Mario Draghi explicitly referenced more stimulus during his post-meeting press conference earlier this month, but markets either didn’t get the message or else simply doubted whether there’s much more policymakers can do.
It’s not so much about the “will”. It’s about the “way”. As BofA’s Barnaby Martin put it last week, “investors don’t doubt policymakers’ desire to restore inflation, yet they question whether policy makers still have the tools to achieve it quickly”.
Well, during his speech at the ECB’s annual forum in Sintra on Tuesday, Draghi delivered the message a bit more forcefully.
“The prolongation of risks has weighed on exports and in particular on manufacturing. In the absence of improvement, such that the sustained return of inflation to our aim is threatened, additional stimulus will be required”, he said.
If necessary, the ECB can enhance its forward guidance by “adjusting its bias and its conditionality to account for variations in the adjustment path of inflation”, he added. At the June meeting, the ECB extended its forward guidance on rates through the first half of 2020.
Draghi continued, noting that if forward guidance isn’t enough, more cuts and more QE are part of the toolkit. Here is the clip (if it doesn’t load, please refresh your page):
Suffice to say markets heard Draghi this time. The euro, for instance, dove on the comments.
The more dramatic action came in bonds. German yields, for example, plunged 6bp to -0.30%, which, for whatever it’s worth, is 5bp below BofA’s Q3 target for bund yields, delivered in the bank’s “marking to misery” note. French yields pushed 9bp lower to a record inside 2bp, while Austria’s 10-year yields fell below zero for the first time ever.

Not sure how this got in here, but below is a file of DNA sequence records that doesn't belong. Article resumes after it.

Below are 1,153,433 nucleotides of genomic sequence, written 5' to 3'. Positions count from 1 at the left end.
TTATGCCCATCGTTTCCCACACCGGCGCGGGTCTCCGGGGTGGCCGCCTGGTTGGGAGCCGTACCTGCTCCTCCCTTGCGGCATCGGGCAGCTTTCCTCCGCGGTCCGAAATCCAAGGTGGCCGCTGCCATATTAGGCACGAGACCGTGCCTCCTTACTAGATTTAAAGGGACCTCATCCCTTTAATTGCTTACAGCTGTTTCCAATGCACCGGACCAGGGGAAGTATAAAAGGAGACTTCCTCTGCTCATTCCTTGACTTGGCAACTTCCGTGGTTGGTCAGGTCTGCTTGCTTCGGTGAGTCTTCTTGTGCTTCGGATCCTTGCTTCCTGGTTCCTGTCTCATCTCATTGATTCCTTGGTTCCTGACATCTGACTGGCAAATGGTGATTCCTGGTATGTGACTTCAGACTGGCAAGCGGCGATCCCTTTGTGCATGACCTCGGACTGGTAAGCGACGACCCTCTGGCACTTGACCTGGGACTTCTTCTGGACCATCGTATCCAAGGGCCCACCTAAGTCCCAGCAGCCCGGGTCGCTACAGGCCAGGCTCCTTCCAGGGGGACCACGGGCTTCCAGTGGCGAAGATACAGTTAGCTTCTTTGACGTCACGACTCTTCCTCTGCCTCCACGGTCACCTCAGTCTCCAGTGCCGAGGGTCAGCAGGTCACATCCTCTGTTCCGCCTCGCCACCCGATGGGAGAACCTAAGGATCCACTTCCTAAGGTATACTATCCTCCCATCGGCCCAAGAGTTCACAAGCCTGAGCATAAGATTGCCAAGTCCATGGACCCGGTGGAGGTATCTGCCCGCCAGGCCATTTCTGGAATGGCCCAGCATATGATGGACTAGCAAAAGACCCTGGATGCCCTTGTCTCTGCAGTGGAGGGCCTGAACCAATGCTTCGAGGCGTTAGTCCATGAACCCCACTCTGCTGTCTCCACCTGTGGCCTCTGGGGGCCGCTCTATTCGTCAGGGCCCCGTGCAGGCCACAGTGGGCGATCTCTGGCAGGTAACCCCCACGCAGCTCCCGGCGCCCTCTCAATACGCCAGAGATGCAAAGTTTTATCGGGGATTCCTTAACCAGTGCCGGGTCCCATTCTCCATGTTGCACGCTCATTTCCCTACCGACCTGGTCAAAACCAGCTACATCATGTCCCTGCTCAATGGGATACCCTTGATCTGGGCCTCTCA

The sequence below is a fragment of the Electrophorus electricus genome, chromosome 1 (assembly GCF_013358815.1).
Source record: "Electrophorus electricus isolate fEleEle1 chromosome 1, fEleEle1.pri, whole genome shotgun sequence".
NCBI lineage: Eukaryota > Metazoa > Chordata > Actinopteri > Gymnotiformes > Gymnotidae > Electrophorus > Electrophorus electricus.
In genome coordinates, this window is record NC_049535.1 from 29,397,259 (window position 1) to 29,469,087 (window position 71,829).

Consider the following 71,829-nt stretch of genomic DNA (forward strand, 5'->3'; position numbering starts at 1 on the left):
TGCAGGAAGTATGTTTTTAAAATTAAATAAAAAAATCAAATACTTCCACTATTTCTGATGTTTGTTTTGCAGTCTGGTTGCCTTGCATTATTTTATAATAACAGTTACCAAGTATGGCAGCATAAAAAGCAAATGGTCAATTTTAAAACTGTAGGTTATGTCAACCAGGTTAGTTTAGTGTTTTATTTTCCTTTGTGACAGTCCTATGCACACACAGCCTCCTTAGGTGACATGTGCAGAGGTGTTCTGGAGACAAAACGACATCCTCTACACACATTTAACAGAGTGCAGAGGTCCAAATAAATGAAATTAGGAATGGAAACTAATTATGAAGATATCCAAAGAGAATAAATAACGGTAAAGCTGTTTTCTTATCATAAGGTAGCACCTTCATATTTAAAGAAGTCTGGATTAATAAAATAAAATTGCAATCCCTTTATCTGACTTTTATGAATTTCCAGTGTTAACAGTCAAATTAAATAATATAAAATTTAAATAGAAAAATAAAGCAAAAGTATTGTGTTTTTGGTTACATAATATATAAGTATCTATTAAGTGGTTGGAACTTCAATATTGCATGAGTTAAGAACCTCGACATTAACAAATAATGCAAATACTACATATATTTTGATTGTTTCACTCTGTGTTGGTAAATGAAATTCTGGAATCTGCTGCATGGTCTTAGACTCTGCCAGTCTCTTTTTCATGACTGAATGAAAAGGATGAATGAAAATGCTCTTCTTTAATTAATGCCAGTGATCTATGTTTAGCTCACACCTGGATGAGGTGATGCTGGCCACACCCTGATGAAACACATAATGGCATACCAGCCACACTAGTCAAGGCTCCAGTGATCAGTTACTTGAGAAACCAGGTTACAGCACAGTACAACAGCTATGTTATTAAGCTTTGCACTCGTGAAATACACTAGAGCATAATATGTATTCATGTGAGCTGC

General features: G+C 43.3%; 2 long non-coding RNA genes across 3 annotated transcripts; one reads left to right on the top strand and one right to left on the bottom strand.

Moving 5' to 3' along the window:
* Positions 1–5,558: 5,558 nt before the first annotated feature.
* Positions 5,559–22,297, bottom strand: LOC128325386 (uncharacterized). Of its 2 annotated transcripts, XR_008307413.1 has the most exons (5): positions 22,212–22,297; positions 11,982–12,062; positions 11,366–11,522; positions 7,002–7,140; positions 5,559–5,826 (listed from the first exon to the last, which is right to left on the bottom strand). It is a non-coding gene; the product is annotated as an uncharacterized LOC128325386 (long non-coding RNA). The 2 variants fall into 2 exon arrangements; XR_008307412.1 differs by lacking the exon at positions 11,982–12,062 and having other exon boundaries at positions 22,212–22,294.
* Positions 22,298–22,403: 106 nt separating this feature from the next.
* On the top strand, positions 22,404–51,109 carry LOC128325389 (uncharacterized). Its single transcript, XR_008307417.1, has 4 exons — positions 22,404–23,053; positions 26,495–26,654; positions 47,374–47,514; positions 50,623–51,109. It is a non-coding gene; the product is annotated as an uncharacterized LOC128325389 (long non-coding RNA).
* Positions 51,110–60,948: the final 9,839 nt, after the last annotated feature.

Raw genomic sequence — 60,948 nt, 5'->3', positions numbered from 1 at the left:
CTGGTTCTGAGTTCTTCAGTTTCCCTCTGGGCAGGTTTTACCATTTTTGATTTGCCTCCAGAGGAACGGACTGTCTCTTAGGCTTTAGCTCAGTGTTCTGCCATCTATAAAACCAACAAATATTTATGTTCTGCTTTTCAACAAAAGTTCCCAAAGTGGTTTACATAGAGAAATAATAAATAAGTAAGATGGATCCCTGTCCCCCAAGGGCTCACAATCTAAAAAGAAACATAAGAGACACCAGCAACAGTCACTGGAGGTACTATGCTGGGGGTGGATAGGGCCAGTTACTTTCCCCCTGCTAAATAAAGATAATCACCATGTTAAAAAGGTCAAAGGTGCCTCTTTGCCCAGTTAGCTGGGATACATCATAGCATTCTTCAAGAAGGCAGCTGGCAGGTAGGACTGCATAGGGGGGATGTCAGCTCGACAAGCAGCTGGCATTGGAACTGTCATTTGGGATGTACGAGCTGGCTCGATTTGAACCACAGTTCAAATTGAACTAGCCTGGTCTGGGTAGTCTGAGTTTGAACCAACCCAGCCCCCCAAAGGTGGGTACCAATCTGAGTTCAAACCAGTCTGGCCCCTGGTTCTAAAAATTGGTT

This was obviously music to the ears of BTPs. Italian yields plunged 14bps and are now 150bp below the wides hit last October during the height of the budget clash with Brussels. Amusingly, the rally in Italian bonds comes on a day when Matteo Salvini again raised the mini-Bot issue.
Obviously, this spilled over into Treasurys. US yields pushed below 2.05% as Draghi spoke and, unsurprisingly, US equity futures moved higher.
Remember, plunging DM bond yields (and especially negative yields) are a tax on safe havens. This just incentivizes risk taking, as investors are prone to forgetting that the rationale behind the dovishness is jitters about the outlook for global growth.
It is understandable that Draghi would be worried. Inflation expectations in the euroarea pushed to record lows recently and the risks to the outlook are in fact proliferating. 5y5y inflation swaps moved 6bps higher to 1.2% Tuesday – the low was 1.1% earlier this week.
Markets are now pricing 10bps of ECB cuts in September compared to 4bps yesterday.
This sets the stage for Powell on Wednesday and, potentially, Kuroda later this week, assuming he decides to make any waves. Draghi’s comments came just hours after the RBA minutes validated market expectations for more cuts down under.